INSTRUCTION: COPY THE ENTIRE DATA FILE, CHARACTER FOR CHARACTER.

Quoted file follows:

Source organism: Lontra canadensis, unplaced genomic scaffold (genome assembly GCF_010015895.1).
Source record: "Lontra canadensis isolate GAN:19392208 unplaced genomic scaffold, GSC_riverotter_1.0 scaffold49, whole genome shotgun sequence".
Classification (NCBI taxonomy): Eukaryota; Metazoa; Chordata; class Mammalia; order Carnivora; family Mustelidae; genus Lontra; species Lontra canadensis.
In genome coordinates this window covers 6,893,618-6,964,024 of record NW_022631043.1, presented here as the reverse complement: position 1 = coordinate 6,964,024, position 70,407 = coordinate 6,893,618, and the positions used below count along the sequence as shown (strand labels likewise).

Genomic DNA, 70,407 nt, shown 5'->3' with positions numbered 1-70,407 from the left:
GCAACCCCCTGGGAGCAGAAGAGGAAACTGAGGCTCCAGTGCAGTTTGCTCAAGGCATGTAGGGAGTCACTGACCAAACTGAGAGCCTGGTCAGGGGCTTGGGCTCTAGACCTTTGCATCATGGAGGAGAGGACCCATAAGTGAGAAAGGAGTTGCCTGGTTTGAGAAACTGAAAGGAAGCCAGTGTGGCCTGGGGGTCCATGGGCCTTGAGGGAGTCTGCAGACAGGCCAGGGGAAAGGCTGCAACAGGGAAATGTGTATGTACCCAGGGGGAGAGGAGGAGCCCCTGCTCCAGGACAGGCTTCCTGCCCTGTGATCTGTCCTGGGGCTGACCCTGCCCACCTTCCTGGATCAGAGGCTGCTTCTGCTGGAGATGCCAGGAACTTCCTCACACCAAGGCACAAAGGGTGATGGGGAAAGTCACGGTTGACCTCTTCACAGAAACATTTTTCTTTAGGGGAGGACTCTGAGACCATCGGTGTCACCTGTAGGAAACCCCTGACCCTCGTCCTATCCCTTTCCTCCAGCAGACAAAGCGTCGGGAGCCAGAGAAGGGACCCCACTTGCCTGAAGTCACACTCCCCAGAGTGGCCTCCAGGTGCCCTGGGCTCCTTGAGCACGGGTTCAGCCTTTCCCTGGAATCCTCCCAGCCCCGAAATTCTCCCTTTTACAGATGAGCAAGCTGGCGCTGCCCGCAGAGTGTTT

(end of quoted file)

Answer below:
Source organism: Lontra canadensis, unplaced genomic scaffold (genome assembly GCF_010015895.1).
Source record: "Lontra canadensis isolate GAN:19392208 unplaced genomic scaffold, GSC_riverotter_1.0 scaffold49, whole genome shotgun sequence".
Classification (NCBI taxonomy): Eukaryota; Metazoa; Chordata; class Mammalia; order Carnivora; family Mustelidae; genus Lontra; species Lontra canadensis.
In genome coordinates this window covers 6,893,618-6,964,024 of record NW_022631043.1, presented here as the reverse complement: position 1 = coordinate 6,964,024, position 70,407 = coordinate 6,893,618, and the positions used below count along the sequence as shown (strand labels likewise).

Genomic DNA, 70,407 nt, shown 5'->3' with positions numbered 1-70,407 from the left:
GCAACCCCCTGGGAGCAGAAGAGGAAACTGAGGCTCCAGTGCAGTTTGCTCAAGGCATGTAGGGAGTCACTGACCAAACTGAGAGCCTGGTCAGGGGCTTGGGCTCTAGACCTTTGCATCATGGAGGAGAGGACCCATAAGTGAGAAAGGAGTTGCCTGGTTTGAGAAACTGAAAGGAAGCCAGTGTGGCCTGGGGGTCCATGGGCCTTGAGGGAGTCTGCAGACAGGCCAGGGGAAAGGCTGCAACAGGGAAATGTGTATGTACCCAGGGGGAGAGGAGGAGCCCCTGCTCCAGGACAGGCTTCCTGCCCTGTGATCTGTCCTGGGGCTGACCCTGCCCACCTTCCTGGATCAGAGGCTGCTTCTGCTGGAGATGCCAGGAACTTCCTCACACCAAGGCACAAAGGGTGATGGGGAAAGTCACGGTTGACCTCTTCACAGAAACATTTTTCTTTAGGGGAGGACTCTGAGACCATCGGTGTCACCTGTAGGAAACCCCTGACCCTCGTCCTATCCCTTTCCTCCAGCAGACAAAGCGTCGGGAGCCAGAGAAGGGACCCCACTTGCCTGAAGTCACACTCCCCAGAGTGGCCTCCAGGTGCCCTGGGCTCCTTGAGCACGGGTTCAGCCTTTCCCTGGAATCCTCCCAGCCCCGAAATTCTCCCTTTTACAGATGAGCAAGCTGGCGCTGCCCGCAGAGTGTTT